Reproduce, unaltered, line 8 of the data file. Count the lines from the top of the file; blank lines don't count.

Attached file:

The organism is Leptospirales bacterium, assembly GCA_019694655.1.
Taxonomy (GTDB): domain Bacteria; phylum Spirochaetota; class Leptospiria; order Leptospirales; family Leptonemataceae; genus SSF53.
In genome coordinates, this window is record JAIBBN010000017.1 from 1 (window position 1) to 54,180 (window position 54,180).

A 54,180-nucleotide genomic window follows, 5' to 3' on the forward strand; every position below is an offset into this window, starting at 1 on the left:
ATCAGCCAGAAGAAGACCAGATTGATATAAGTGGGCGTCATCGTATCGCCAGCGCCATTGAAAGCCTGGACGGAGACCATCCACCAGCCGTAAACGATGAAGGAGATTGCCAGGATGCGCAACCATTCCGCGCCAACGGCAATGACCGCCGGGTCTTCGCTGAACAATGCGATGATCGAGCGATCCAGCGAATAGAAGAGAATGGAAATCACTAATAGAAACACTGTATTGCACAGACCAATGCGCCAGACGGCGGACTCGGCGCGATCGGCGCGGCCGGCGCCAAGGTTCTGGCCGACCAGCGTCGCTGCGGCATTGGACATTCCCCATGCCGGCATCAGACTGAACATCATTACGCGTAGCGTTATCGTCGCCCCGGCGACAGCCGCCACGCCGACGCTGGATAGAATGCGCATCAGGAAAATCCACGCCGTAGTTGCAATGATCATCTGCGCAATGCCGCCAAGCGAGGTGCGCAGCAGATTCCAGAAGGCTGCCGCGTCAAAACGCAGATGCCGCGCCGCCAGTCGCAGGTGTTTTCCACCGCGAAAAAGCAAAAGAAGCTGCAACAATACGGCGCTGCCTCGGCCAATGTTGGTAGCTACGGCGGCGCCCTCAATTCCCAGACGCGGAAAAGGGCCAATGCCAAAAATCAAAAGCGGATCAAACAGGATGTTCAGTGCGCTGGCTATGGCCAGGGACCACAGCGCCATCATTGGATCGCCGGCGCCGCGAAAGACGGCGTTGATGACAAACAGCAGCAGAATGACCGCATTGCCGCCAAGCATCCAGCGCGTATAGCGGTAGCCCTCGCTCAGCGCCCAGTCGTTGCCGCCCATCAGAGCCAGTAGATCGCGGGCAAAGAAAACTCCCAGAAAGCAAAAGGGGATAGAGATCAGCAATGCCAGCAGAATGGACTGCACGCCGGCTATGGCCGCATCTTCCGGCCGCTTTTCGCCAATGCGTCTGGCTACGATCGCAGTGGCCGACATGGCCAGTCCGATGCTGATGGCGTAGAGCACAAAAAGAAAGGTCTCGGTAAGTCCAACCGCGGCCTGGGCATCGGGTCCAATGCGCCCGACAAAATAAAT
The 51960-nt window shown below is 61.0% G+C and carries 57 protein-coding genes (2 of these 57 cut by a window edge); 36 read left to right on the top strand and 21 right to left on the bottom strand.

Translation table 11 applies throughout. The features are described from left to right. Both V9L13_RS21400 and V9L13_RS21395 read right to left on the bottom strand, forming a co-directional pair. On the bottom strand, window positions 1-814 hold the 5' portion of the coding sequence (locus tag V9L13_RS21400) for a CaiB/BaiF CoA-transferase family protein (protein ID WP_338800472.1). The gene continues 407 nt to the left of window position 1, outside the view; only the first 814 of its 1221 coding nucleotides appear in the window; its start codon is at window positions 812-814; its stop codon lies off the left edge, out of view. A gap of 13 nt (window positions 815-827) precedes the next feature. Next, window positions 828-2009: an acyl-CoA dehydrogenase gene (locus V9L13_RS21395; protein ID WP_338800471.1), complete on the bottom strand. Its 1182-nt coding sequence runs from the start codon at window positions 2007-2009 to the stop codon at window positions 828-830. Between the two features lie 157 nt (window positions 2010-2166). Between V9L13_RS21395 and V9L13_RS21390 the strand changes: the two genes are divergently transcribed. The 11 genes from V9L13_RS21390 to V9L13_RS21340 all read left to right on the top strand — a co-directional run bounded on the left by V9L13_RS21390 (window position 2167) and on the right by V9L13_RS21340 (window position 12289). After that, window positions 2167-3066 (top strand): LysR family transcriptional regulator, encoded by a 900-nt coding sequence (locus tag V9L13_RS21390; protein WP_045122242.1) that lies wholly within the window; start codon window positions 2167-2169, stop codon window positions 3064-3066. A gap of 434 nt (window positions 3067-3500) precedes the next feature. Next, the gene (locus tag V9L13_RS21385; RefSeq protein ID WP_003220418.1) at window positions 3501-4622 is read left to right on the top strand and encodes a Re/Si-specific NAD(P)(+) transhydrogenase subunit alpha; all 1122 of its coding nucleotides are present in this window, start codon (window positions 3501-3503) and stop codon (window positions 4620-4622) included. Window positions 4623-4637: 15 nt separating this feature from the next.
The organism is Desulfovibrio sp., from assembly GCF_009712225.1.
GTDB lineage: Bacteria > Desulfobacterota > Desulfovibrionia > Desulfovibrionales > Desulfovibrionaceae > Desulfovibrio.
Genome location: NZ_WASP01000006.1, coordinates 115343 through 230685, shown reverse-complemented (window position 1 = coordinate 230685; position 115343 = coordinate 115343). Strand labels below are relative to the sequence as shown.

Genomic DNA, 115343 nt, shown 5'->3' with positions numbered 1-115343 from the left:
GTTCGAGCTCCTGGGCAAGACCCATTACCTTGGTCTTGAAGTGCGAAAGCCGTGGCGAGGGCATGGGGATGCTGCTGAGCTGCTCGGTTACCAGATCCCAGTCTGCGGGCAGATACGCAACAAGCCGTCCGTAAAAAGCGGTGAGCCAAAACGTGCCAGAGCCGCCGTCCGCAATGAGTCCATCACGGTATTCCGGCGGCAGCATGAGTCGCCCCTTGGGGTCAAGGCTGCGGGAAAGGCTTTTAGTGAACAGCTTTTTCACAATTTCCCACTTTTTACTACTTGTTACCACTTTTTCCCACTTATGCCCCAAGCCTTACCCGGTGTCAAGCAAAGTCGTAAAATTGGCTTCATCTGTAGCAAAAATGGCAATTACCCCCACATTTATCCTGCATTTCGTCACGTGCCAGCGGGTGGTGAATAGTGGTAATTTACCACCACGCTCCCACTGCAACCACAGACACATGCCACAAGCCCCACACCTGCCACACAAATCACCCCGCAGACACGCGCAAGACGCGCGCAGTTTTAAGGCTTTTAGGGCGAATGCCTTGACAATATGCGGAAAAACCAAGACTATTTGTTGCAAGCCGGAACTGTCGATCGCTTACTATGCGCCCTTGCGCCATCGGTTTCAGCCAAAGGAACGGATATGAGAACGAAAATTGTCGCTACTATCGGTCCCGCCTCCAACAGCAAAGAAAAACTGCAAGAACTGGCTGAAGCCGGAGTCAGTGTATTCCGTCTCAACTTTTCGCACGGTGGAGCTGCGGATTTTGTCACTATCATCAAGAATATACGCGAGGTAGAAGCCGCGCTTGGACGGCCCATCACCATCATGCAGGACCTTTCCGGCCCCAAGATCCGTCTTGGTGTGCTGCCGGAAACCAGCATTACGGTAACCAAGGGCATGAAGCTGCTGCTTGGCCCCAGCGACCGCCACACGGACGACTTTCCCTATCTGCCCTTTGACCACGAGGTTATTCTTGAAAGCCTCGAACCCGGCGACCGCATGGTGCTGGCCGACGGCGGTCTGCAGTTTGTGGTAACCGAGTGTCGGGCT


The organism is Desulfovibrio sp., from assembly GCF_009712225.1.